17th Street first on new traffic-calming list; Broadway fourth
Residents from three Westside neighborhoods expressed pleasure this week at the news that traffic calming upgrades may finally be coming their way.
On an eight-site list that was recently prepared in conjunction with City Planning's Neighborhood Traffic Manage-ment Program (NTMP), the project on 17th Street is ranked first, while Broadway Street is fourth and Holland Park Boulevard fifth, according to David Krauth of Colorado Springs Traffic Engineering.
Depending on how smoothly plans and contractors come together, the 17th Street work is expected to be underway by late August. To save money, the work will be combined with a separate access-widening project between nearby 18th and St. Vrain streets, he said,
Each NTMP area will be taken on individually. As soon as one project is done, the city will focus on the next on the list. Krauth said he is “hopeful that the first two or three and possibly four can be done this year. We'll start from the top and go till the money runs out.”
He said he has $116,000 available. The NTMP typically receives $60,000 annually from the city's general fund.
The Westside Pioneer contacted Anna England, who four years ago organized the petition to the city about Broadway speeding problems; Karen Pierce, who participated in the 17th Street planning efforts about five years ago; and Philip McGrath, president of the Holland Park Community Association, which first met with NTMP head Kristin Bennett in January 2006.
Broadway is the only one of the three in which Bennett has previously come back to the neighborhood with final plans, showing the types of upgrades and where they would go. In the past, the city would first put in temporary structures to test for usefulness. The plan now is to cut costs by skipping the temporary step and going straight to permanent installation. That's fine with England, who has seen some temporary structures on her street vandalized. “Get the heck in here and get it done,” she said. “This is not rocket science. Engineers see where this has worked a thousand times before.”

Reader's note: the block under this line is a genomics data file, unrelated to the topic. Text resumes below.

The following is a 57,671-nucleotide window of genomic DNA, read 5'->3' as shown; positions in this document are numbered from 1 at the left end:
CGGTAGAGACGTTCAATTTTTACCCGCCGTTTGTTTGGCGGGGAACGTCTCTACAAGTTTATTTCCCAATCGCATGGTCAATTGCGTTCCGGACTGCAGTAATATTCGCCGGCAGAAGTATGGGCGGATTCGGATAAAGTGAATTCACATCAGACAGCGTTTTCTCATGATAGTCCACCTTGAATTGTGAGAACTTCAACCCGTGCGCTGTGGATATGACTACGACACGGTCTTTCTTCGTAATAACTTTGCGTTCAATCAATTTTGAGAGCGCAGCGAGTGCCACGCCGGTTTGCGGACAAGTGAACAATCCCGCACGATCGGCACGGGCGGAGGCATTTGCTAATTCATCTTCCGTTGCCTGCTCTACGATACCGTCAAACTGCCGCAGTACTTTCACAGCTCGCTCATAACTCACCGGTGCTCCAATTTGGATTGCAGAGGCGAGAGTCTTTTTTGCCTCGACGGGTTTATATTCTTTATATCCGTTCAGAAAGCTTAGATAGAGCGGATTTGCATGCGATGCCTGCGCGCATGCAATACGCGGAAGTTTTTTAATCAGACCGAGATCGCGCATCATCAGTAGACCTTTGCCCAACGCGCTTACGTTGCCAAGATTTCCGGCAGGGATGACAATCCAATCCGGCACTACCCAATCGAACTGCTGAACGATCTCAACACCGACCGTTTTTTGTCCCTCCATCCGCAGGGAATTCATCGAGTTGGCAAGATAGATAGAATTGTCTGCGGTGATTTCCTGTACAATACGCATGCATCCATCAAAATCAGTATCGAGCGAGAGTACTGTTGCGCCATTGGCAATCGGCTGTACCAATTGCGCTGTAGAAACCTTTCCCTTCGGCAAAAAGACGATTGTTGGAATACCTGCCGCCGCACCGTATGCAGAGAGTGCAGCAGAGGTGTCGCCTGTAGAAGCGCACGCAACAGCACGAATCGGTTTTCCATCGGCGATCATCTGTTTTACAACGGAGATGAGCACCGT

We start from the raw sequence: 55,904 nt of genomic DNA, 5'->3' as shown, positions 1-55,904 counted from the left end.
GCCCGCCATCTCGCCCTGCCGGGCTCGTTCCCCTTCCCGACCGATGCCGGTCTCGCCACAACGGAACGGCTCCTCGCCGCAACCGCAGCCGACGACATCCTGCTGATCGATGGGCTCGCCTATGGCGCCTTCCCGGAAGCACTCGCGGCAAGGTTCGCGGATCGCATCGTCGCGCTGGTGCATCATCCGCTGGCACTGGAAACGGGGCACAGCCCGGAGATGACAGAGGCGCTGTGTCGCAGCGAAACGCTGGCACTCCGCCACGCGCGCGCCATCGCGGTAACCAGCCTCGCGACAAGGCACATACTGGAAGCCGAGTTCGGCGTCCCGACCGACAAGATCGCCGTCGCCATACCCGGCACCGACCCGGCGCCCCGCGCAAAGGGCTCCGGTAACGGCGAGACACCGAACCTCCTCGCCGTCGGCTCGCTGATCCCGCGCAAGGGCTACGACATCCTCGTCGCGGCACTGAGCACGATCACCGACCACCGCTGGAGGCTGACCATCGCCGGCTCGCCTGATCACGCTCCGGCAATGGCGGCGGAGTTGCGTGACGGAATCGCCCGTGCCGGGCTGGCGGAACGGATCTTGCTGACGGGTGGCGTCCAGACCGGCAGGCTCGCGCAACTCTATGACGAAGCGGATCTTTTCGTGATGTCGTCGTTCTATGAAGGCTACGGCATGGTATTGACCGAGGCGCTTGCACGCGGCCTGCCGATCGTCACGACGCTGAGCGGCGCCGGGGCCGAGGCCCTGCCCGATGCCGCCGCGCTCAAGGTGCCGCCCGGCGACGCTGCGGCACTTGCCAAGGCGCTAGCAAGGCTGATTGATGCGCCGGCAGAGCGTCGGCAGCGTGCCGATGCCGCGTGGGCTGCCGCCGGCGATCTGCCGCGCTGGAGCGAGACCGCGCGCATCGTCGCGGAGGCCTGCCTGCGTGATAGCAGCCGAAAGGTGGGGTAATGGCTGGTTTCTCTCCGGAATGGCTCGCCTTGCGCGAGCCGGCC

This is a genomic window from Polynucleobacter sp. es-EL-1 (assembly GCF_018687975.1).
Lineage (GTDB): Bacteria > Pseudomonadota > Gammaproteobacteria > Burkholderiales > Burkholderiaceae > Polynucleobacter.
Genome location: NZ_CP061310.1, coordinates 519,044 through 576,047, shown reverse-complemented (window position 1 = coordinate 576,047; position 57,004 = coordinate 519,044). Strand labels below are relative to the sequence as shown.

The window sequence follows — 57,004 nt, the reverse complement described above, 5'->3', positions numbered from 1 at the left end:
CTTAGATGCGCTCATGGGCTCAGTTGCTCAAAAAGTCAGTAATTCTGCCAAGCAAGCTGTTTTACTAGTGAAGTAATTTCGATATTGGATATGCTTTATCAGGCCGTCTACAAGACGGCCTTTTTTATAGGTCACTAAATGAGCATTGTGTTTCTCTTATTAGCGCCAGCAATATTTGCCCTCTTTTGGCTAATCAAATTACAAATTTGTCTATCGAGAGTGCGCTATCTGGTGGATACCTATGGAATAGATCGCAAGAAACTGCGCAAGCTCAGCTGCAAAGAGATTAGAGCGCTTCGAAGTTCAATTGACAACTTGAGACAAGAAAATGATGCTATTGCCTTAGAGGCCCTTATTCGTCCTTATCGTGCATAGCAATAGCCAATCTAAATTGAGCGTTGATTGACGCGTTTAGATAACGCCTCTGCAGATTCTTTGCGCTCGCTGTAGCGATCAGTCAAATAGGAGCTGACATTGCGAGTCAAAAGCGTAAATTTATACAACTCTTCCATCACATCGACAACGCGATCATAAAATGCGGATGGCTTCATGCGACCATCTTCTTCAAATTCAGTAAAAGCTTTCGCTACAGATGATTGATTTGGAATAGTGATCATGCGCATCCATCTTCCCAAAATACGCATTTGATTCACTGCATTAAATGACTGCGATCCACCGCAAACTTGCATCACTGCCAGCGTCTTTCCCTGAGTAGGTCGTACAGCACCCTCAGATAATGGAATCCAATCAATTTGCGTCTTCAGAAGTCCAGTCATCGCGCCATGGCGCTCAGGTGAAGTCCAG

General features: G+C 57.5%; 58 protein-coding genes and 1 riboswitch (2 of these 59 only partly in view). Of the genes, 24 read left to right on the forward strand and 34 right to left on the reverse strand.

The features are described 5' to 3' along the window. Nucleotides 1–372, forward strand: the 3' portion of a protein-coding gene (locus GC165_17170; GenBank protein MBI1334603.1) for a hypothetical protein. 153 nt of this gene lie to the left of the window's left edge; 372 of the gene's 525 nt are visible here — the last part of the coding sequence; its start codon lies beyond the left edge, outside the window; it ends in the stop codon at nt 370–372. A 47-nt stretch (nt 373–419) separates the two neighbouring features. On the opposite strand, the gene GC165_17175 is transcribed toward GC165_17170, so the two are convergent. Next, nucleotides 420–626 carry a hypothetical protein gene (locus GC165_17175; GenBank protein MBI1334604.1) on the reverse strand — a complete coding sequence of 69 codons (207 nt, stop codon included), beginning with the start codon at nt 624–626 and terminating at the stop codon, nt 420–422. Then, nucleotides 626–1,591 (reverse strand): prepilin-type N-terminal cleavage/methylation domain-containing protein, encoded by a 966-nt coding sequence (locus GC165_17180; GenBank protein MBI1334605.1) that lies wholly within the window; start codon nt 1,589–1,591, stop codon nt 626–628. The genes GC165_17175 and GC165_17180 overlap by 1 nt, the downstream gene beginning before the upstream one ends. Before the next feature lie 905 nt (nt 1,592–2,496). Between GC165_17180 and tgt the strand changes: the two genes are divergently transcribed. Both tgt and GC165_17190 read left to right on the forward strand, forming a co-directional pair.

Pierce and McGrath were also fine with omitting the temporary step. But they did indicate a wish to at least see the plans for their streets beforehand. “There might be some nuance we [the neighborhood residents] would notice,” McGrath commented.
Traffic Engineering's involvement represents a new strategy for the NTMP, which has been slowed in part by reduced availability from City Engineering staff; also, construction costs have risen “30 to 35 percent over the last few years,” Bennett said in an e-mail.
The cost aspects only became an issue recently. “The program has received less funding than was initially identified for it,” Bennett explained. “This was unexpected and something we were not aware of when we were working with the neighborhoods currently waiting to be processed, like 17th and Broadway.”
All three streets share a common fate: They are residential streets that are tempting for “cut-through traffic.” They also are near elementary schools (17th - Buena Vista, Broadway - Midland, and Holland Park - Jackson). Broadway and Holland Park are additionally similar by being abnormally wide, which encourages speeders.
The neighborhood residents were not aware of the city's plans when interviewed this week. However, Bennett said she will be getting the information out. “I am completing a letter to neighborhood contacts right now,” she said in her e-mail.
Traffic calming reflects a philosophy that street design can influence how people drive. Changes such as narrowed streets, corner bump-outs, traffic circles and sometimes speed humps have worked effectively that way in other parts of the community, according to city officials.
Westside Pioneer article